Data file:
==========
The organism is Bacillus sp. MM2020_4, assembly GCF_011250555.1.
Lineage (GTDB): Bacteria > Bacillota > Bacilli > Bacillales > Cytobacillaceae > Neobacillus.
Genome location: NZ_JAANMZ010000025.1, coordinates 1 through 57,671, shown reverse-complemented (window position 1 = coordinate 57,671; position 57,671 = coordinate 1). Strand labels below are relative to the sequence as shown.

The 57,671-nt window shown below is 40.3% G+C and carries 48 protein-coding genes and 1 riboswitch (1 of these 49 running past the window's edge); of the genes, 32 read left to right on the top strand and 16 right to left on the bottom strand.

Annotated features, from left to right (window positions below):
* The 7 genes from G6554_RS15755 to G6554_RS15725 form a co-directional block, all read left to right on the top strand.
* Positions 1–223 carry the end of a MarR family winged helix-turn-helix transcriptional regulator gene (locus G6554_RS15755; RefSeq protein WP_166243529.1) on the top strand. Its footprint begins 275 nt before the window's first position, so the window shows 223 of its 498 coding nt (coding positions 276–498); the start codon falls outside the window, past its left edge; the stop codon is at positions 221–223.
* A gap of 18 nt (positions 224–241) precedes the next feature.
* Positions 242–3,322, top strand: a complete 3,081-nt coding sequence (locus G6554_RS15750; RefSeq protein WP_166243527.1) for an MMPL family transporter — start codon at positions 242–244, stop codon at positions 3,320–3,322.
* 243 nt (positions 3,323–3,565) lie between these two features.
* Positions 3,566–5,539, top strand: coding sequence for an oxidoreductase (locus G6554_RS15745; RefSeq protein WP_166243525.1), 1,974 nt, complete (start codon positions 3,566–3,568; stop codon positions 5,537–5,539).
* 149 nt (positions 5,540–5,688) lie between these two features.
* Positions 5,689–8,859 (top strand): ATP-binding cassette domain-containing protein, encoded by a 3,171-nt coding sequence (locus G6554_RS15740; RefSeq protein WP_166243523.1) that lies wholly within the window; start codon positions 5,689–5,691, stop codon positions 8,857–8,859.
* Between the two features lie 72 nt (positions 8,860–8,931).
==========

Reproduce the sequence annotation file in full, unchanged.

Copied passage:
The organism is Bacillus sp. MM2020_4, assembly GCF_011250555.1.
Lineage (GTDB): Bacteria > Bacillota > Bacilli > Bacillales > Cytobacillaceae > Neobacillus.
Genome location: NZ_JAANMZ010000025.1, coordinates 1 through 57,671, shown reverse-complemented (window position 1 = coordinate 57,671; position 57,671 = coordinate 1). Strand labels below are relative to the sequence as shown.

The 57,671-nt window shown below is 40.3% G+C and carries 48 protein-coding genes and 1 riboswitch (1 of these 49 running past the window's edge); of the genes, 32 read left to right on the top strand and 16 right to left on the bottom strand.

Annotated features, from left to right (window positions below):
* The 7 genes from G6554_RS15755 to G6554_RS15725 form a co-directional block, all read left to right on the top strand.
* Positions 1–223 carry the end of a MarR family winged helix-turn-helix transcriptional regulator gene (locus G6554_RS15755; RefSeq protein WP_166243529.1) on the top strand. Its footprint begins 275 nt before the window's first position, so the window shows 223 of its 498 coding nt (coding positions 276–498); the start codon falls outside the window, past its left edge; the stop codon is at positions 221–223.
* A gap of 18 nt (positions 224–241) precedes the next feature.
* Positions 242–3,322, top strand: a complete 3,081-nt coding sequence (locus G6554_RS15750; RefSeq protein WP_166243527.1) for an MMPL family transporter — start codon at positions 242–244, stop codon at positions 3,320–3,322.
* 243 nt (positions 3,323–3,565) lie between these two features.
* Positions 3,566–5,539, top strand: coding sequence for an oxidoreductase (locus G6554_RS15745; RefSeq protein WP_166243525.1), 1,974 nt, complete (start codon positions 3,566–3,568; stop codon positions 5,537–5,539).
* 149 nt (positions 5,540–5,688) lie between these two features.
* Positions 5,689–8,859 (top strand): ATP-binding cassette domain-containing protein, encoded by a 3,171-nt coding sequence (locus G6554_RS15740; RefSeq protein WP_166243523.1) that lies wholly within the window; start codon positions 5,689–5,691, stop codon positions 8,857–8,859.
* Between the two features lie 72 nt (positions 8,860–8,931).